World traveler directs construction

Directing instructions to the driver of the tractor trailer pulling cement and bricks near the back entrance of the school, Dilip Sheth navigated through the rubble and demolition with an air of familiarity.

Sheth, whose job is to oversee the construction and assure FCPS that the process is going within the allotted time and budget, said that this familiarity was hard-earned.

According to Sheth, it came not only through his work in the construction business for over 20 years, but also through the perspective that he gained from his travels and observations of construction sites all around the world.

“I have lived and worked in North Dakota, Minnesota, New Mexico but also travelled to Saudi Arabia and Mali [and] West Africa for work,” Sheth said.

Travelling in itself can be demanding enough. Sheth makes it a point to observe the construction sites in the countries he visits and often compares it to the construction process here in the United States.

“I was once in China and saw a wall being built where the women carried the bricks up themselves to place them,” Sheth said, “while in America, we have technology to do that for us,” he added, pointing to a passing crane.

The resources themselves are no exceptions.

“Here if we need bricks or concrete blocks, we can order online or go to Home Depot and get it,” Sheth said, describing the brick-making process.

“In Mali we have to make a manual press, where we mix clay, thatch (dry grass), water and put the mix in a press. Once dried in the sun for few weeks, they use it as a brick to build their hut,” Sheth said.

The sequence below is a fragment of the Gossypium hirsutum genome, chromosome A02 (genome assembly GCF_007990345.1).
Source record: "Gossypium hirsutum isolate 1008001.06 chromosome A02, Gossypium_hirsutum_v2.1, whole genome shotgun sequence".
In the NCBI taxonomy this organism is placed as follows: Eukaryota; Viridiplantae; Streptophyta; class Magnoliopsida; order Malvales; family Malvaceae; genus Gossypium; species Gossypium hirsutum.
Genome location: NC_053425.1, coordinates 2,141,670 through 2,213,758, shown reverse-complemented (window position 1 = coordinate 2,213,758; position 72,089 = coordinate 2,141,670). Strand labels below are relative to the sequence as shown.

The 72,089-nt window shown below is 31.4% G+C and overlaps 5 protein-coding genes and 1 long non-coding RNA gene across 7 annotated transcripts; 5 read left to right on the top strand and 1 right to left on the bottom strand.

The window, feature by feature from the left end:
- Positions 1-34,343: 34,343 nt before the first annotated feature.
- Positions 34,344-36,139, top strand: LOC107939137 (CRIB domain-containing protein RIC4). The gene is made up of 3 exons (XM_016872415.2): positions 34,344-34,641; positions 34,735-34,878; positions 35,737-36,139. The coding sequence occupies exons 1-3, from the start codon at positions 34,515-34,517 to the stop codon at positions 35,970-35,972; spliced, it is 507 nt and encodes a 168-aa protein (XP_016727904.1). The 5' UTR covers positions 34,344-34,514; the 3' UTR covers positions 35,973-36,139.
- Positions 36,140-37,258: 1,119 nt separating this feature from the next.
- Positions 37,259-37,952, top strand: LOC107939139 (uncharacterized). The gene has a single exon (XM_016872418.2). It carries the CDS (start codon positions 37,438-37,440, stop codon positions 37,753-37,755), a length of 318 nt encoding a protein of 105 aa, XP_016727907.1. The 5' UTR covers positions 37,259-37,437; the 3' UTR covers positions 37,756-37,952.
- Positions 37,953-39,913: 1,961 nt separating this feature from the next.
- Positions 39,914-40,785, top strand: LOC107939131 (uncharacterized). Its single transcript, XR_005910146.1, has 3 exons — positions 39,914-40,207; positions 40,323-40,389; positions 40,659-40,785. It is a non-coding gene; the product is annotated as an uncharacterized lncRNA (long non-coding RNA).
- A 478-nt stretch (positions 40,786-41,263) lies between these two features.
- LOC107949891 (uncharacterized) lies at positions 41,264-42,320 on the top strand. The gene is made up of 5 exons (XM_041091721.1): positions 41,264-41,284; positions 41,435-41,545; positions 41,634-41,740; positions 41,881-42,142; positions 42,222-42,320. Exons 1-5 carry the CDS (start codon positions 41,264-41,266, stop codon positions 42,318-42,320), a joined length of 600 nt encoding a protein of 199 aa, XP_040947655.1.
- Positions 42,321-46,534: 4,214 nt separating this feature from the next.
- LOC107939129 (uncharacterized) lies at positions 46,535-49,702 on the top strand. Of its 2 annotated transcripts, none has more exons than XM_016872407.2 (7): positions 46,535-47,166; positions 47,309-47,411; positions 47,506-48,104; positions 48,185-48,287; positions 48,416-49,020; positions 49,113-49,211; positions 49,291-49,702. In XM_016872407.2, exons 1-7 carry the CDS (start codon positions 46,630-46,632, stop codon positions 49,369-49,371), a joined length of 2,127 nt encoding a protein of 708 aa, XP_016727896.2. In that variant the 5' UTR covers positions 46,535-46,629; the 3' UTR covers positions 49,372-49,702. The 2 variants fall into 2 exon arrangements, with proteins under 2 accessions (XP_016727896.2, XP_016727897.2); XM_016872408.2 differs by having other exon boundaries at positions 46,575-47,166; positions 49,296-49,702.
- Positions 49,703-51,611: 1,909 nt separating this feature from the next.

According to Sheth, cultural diversity and the chance to experience something new tend to be the primary motivators for his travels.

“I like to meet new people, eat all types of ethnic food and visit historic places around the world,” Sheth said.

Traveling, though, comes with its own obstacles. Sheth describes one particularly unusual experience he faced as an example.

“Once when I was in Africa and while on the way to visit a construction site, I decided to take the train,” Sheth said.

Sheth added that he figured at most it would take him about an hour to reach the site. This logic elicited outright laughter from his fellow engineer, the cause of which eluded Sheth.

During the trip the train ran out of coal for the engine, which required many hours of waiting for replenishment.

Furthermore, the train had many stops before it arrived at Sheth’s destination. The one-hour ride had turned into a ten-hour long journey.

A lesson learned from his experiences was an appreciation of the things he already has. Sheth recommends all young people to venture out and explore, especially to third-world countries.

“We take many things for granted in America; however, once you have visited Mali, Africa you do not want to waste any water,” Sheth added.